7. Whilst such provisions would be different to those outside London, this would not be unique in the Bill. For example, the power for Police and Crime Panels outside London to suspend police and crime commissioners, whereas the London Assembly Police and Crime Panel will not have such a power, recognising that the elected Mayor would be the occupant of the office.

8. The Bill provides that none of the functions of the Police and Crime Panel may be carried out by the Assembly or any of its other committees. The Assembly proposes that if a power to reject the draft police and crime plan is introduced, this specific power should be exercisable by the full Assembly. This would provide consistency with the provisions of the Localism Bill in relation to other Mayoral strategies.

Power to appoint independent members to the Police and Crime Panel

 

9. The Bill (Clause 32(7)(b)) removes the restriction in the GLA Act that states that only Assembly Members can serve on ordinary committees (s.55(3) of the GLA Act 1999). However, it is not made explicit that the Assembly could appoint independent members, and could enable independent members to vote, and it is not clear that there is sufficient basis in other legislation that would enable the Assembly to do so. This could leave the Assembly open to challenge in the event that it did decide to appoint voting independent members.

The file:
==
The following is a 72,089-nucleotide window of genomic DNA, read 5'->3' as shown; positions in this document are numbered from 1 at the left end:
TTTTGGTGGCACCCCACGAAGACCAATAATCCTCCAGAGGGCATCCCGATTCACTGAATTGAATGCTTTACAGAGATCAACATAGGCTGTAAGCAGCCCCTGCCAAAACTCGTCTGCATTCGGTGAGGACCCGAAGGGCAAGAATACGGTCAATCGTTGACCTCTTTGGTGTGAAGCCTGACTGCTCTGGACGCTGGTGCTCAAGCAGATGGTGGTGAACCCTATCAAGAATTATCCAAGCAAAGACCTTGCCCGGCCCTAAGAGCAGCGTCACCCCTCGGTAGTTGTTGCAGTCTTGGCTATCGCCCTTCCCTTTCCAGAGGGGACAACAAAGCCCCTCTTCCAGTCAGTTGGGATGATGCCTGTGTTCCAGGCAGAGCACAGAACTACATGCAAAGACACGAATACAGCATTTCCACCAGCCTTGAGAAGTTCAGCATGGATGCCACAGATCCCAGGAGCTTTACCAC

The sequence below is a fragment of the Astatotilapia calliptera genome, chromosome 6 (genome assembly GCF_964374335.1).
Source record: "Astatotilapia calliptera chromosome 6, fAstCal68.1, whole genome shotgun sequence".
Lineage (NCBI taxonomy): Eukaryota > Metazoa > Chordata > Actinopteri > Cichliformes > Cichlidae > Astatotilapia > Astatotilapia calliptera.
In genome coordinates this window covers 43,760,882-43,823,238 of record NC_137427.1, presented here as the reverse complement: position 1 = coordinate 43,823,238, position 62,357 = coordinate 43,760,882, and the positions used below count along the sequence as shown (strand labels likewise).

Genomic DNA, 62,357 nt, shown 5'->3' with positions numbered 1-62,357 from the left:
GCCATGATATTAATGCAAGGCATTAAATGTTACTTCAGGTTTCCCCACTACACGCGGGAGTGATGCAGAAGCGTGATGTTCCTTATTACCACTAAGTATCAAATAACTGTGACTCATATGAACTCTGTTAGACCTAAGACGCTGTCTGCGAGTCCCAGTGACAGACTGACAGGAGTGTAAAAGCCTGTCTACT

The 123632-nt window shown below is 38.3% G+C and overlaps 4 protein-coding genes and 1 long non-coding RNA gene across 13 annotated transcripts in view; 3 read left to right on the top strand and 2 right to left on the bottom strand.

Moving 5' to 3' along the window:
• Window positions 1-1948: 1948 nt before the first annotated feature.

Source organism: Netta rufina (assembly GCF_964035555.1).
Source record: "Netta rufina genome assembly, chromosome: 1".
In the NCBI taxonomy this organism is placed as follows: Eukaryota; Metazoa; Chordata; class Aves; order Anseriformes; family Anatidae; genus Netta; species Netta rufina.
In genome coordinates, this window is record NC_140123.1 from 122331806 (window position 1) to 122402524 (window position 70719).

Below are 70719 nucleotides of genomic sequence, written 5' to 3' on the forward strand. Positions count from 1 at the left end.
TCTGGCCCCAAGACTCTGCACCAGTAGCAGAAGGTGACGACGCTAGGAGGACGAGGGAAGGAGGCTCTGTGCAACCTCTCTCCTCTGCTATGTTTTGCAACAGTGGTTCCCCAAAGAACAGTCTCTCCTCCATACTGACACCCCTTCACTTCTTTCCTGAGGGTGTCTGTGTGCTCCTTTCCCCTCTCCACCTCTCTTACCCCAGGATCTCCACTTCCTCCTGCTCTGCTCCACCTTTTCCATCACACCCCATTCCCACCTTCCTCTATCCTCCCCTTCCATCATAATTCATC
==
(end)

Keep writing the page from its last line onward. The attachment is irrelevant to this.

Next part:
10. The Bill should therefore be amended specifically to give the Assembly the power to appoint voting independent members to the Panel, in order to ensure there is no confusion over this point in the future.

Power to require senior officers from the MPS to provide information and attend meetings of the Police and Crime Panel

11. The Bill provides the Police and Crime Panel with the power to require the Mayor’s Office for Police and Crime to provide information and attend meetings.

12. In order to hold the Mayor’s Office for Police and Crime to account for the implementation of the Mayor’s policies and commitments, the Police and Crime Panel will require information held by the Metropolitan Police Service.

13. For example, if a Mayor had identified neighbourhood policing as a priority, the Police and Crime Panel would require information about the allocation of resources within the MPS and its performance in order to inform its assessment of the Mayor’s policies, actions and decisions. Similarly, the Panel will require input from senior officers from the MPS at its meetings in order to inform its deliberations.

14. A power for the Police and Crime Panel to require the MPS to produce information would also help to ensure that there is no loss of transparency resulting from the abolition of the MPA, which questions senior officers in public and receives and publishes information provided by the MPS.

15. The Assembly therefore proposes that the Bill should be amended to enable the Police and Crime Panel to require senior officers of the Metropolitan Police Service to provide information and attend meetings of the Police and Crime Panel.

January 2011


[1] http://www.london.gov.uk/who-runs-london/the-london-assembly/publications/general/devolution

[1]